Turtles are declining in Iowa and remain at best a very vulnerable, fragile population. They have many challenges facing them. It includes habitat loss and destruction through drought, flooding, and human disruption. Other challenges are a long harvest season, over-harvesting by Sport and Commercial hunters and an unquenchable export business to Asian markets.
Iowa’s 750 impaired polluted waterways, low hatch-ling survival, and high nest predation by several species of common animal predators will continue to keep these beloved reptiles vulnerable.
During nesting timelines, there are a large number of car-turtle collisions for the egg laying females as well as being easy targets for capture for pet use when crossing roads, parks and common areas.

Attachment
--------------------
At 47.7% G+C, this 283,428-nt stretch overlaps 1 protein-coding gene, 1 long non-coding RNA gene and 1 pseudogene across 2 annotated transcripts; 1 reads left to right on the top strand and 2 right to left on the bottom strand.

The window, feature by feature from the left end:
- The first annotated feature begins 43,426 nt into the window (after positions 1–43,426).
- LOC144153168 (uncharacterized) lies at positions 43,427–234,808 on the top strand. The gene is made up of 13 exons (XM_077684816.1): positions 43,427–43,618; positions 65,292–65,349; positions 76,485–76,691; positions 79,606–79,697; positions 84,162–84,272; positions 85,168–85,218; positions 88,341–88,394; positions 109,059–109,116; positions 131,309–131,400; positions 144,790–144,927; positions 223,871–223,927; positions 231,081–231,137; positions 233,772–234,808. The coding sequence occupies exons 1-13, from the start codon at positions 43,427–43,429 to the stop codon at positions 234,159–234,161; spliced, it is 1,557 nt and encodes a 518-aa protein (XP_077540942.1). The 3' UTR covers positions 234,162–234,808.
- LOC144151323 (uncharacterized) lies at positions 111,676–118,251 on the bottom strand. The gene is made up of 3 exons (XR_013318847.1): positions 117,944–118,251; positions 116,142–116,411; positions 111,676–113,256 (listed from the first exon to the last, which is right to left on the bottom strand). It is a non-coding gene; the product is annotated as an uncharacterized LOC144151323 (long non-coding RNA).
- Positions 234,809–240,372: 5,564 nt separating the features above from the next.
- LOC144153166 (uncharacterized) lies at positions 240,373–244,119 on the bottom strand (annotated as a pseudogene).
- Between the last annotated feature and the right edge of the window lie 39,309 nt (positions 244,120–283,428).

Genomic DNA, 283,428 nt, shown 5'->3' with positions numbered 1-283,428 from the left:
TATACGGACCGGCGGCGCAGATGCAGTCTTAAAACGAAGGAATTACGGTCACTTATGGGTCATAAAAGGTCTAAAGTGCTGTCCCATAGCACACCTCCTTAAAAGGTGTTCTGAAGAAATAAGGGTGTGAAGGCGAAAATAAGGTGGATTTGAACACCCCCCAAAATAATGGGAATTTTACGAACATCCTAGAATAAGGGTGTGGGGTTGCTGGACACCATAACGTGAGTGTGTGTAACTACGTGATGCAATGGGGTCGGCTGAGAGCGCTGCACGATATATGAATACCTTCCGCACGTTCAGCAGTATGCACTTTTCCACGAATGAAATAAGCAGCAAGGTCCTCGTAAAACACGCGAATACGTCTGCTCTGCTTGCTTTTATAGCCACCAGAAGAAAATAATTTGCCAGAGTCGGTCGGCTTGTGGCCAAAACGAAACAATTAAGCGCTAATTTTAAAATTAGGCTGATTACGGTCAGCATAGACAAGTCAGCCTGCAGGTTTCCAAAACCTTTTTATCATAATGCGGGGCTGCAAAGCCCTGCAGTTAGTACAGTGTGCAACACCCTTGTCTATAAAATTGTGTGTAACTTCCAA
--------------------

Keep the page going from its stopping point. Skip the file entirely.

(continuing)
It takes 7-11 years to reach sexual maturity for females, so their loss is magnified. Once they are gone from a habitat, it is difficult to re-establish them.
There is hope for a future readjustment to their long harvest season and high possession limits.
Bill #HF2357 requires the Iowa DNR to complete a turtle study to see if the current regulations provide a sustainable population. The study will be provided to the Iowa Legislature by January 1, 2021. Let’s hope it is not too late.